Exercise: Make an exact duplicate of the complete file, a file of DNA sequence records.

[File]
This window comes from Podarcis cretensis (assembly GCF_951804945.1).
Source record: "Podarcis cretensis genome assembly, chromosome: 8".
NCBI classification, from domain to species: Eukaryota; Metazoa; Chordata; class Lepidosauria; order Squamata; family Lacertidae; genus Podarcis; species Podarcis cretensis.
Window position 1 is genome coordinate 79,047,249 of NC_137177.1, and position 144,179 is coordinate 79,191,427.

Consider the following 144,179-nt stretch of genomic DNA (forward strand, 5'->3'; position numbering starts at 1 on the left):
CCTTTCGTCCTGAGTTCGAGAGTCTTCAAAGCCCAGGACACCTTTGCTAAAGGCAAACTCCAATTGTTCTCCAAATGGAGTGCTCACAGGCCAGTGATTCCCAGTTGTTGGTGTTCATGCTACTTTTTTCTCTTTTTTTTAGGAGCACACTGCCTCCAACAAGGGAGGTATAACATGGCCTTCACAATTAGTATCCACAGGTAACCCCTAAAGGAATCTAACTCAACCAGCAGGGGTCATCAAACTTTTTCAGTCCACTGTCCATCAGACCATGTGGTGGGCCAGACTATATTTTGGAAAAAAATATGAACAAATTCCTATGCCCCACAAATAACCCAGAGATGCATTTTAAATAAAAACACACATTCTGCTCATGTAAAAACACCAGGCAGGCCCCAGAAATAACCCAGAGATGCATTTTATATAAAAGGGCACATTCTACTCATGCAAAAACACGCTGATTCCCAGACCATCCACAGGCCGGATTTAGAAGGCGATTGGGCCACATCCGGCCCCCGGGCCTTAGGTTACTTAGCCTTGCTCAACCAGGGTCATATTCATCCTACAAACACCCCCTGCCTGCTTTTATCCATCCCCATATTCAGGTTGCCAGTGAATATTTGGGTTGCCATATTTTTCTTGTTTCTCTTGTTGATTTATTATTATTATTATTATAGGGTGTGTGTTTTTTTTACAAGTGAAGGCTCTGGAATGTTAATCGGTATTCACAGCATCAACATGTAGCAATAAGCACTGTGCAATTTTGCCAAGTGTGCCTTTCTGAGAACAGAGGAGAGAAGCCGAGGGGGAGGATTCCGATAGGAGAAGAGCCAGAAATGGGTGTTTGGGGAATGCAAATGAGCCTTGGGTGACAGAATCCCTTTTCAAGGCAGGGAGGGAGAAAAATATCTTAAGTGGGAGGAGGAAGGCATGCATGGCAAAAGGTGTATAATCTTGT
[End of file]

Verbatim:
This window comes from Podarcis cretensis (assembly GCF_951804945.1).
Source record: "Podarcis cretensis genome assembly, chromosome: 8".
NCBI classification, from domain to species: Eukaryota; Metazoa; Chordata; class Lepidosauria; order Squamata; family Lacertidae; genus Podarcis; species Podarcis cretensis.
Window position 1 is genome coordinate 79,047,249 of NC_137177.1, and position 144,179 is coordinate 79,191,427.

Consider the following 144,179-nt stretch of genomic DNA (forward strand, 5'->3'; position numbering starts at 1 on the left):
CCTTTCGTCCTGAGTTCGAGAGTCTTCAAAGCCCAGGACACCTTTGCTAAAGGCAAACTCCAATTGTTCTCCAAATGGAGTGCTCACAGGCCAGTGATTCCCAGTTGTTGGTGTTCATGCTACTTTTTTCTCTTTTTTTTAGGAGCACACTGCCTCCAACAAGGGAGGTATAACATGGCCTTCACAATTAGTATCCACAGGTAACCCCTAAAGGAATCTAACTCAACCAGCAGGGGTCATCAAACTTTTTCAGTCCACTGTCCATCAGACCATGTGGTGGGCCAGACTATATTTTGGAAAAAAATATGAACAAATTCCTATGCCCCACAAATAACCCAGAGATGCATTTTAAATAAAAACACACATTCTGCTCATGTAAAAACACCAGGCAGGCCCCAGAAATAACCCAGAGATGCATTTTATATAAAAGGGCACATTCTACTCATGCAAAAACACGCTGATTCCCAGACCATCCACAGGCCGGATTTAGAAGGCGATTGGGCCACATCCGGCCCCCGGGCCTTAGGTTACTTAGCCTTGCTCAACCAGGGTCATATTCATCCTACAAACACCCCCTGCCTGCTTTTATCCATCCCCATATTCAGGTTGCCAGTGAATATTTGGGTTGCCATATTTTTCTTGTTTCTCTTGTTGATTTATTATTATTATTATTATAGGGTGTGTGTTTTTTTTACAAGTGAAGGCTCTGGAATGTTAATCGGTATTCACAGCATCAACATGTAGCAATAAGCACTGTGCAATTTTGCCAAGTGTGCCTTTCTGAGAACAGAGGAGAGAAGCCGAGGGGGAGGATTCCGATAGGAGAAGAGCCAGAAATGGGTGTTTGGGGAATGCAAATGAGCCTTGGGTGACAGAATCCCTTTTCAAGGCAGGGAGGGAGAAAAATATCTTAAGTGGGAGGAGGAAGGCATGCATGGCAAAAGGTGTATAATCTTGT